Sleeping pad brands and models

While AT long distance hikers used a variety of sleeping bag brands, they showed a clear preference when it came to sleeping pads. Across both foam and inflatable sleeping pads, the most popular brand by far was Thermarest. Hikers chose a variety of sleeping pad models (and many in our survey didn’t remember which model they used), but the most common Thermarest foam pad was the Z-Lite. A common inflatable Thermarest pad was the NeoAir X-Lite.

From left to right: Thermarest Z-Lite and Thermarest NeoAir X-Lite

From left to right: Thermarest Z-Lite and Thermarest NeoAir X-Lite


  • Down bags dominate: Most AT long-distance hikers opt for down sleeping bags, rather than synthetic, and those who chose synthetic bags tend to be unhappy with their choice.
  • Aim low: 20 degrees F is the standard temperature rating for AT long-distance hikers’ sleeping bags, but the warmer the bag, the happier the hiker.
  • To switch or not to switch? While most AT long-distance hikers were happy with their original choice of sleeping bag, almost half switched to a different bag in the summer, for reasons that remain unclear.
  • Brands of choice are all over the place for sleeping bags, although Western Mountaineering, Kelty, and Marmot are popular options, and warm weather preferences include only using liners.
  • Typical hiker trash – cheap and easy. Most AT long-distance hikers use foam sleeping pads rather than inflatable ones.
  • Long live Thermarest! Three-quarters of AT long-distance hikers use Thermarest sleeping pads.

¡Muchas gracias!

Many thanks to the hikers who participated in the survey and to Zach Davis for putting the survey together.

More “AT by the Numbers”

Appalachian Trials previously conducted a survey on footwear. Check out the cool stuff we found here.

Notes for the nerds

  1. Because most of the hikers in our survey were thru-hikers, we were unable to conduct many analyses comparing section hikers vs. thru-hikers.
  2. X2 = 4.851, df = 1, p = .028 (α = .05). For the synthetic-unhappy group, standardized residual z = -1.9.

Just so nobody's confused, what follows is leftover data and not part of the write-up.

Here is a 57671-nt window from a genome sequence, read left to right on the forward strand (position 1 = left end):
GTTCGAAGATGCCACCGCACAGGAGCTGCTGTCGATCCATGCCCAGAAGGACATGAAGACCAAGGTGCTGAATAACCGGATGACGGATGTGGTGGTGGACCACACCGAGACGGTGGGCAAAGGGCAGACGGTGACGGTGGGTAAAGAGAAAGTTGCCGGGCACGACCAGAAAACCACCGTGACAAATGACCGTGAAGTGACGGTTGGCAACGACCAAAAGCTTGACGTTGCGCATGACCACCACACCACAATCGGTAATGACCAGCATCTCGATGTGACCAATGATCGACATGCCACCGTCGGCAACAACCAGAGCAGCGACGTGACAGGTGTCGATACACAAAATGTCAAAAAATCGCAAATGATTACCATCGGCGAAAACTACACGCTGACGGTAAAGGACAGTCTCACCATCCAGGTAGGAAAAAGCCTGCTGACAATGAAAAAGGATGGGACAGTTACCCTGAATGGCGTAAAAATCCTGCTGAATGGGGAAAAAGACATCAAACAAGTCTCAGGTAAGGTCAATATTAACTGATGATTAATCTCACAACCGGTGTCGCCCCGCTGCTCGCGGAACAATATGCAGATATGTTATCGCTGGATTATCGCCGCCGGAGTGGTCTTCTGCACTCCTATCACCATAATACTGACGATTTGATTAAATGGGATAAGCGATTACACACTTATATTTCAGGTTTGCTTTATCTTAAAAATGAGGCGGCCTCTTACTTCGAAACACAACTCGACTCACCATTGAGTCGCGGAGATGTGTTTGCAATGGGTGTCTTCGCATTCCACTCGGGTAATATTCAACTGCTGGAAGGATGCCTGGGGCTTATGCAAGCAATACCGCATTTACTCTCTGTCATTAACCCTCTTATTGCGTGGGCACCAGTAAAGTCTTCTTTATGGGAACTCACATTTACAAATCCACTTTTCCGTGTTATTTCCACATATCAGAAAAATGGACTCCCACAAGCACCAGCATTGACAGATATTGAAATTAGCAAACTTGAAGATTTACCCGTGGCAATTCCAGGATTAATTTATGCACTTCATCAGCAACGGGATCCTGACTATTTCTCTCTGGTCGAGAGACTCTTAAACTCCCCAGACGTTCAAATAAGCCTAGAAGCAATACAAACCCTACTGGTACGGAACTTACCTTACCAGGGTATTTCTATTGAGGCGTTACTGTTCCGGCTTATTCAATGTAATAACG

3. Standard deviation = 9.01. Median and mode were also 20⁰ F (or -6.7⁰C).
  4. Pearson’s r = -.289, p = .018 (one-tailed).
  5. Power analysis revealed that, to detect a moderate effect, a sample size of = 68 was necessary (our sample size was = 54). Still, I conducted a logistic regression with switching bags for the warm weather as the independent variable. The dependent variables were (1) distance hiked (section or thru-hike), (2) cold weather sleeping bag temperature rating, (3) cold weather sleeping bag type (down or insulation), and (4) happiness with cold weather sleeping bag. None of these four variables significantly predicted (at α = .05) switching bags for the warm weather.

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Comments 9

  • Dan Schneider : Apr 29th

    Excellent post. Thanks for surveying the people and putting this together.

  • TicTac : May 20th

    I take exception with your characterization of synthetic insulation as “fake down”. While the original patent for Primaloft® mentioned the words “synthetic down” because it, unlike all other synthetic insulations most closely approximated the thermal efficiency (R value for comparative weight) of waterfowl down (just down, not real down, as there is no fake down); no other manufacturer of synthetic insulations (marketed for more than 6 decades) have ever characterized their product as the same as waterfowl down as that is patently impossible.
    Synthetic insulation has benefits that a user does not get with down. And of course there are downsides to synthetic insulation such as increased stuffed size, and increased weight for a similar loft; but wet waterfowl down can kill a user by robbing heat in an effort to dry itself, a characteristic that most synthetics do not share. Seven inches of down, seven inches of Qualafil, seven inches of Primaloft, or for that matter seven inches of sawdust, will all keep you safely warm at 0°F. The tradeoffs then are not warmth at all, but compaction rate and weight.
    The choice a hiker makes then, whether to spend $600 for a Feathered Friends sleeping bag or $100 to buy an REI synthetic sleeping bag involves many choices, none of which is whether or not to buy something fake.

  • Tim Andrew : Sep 9th

    nice info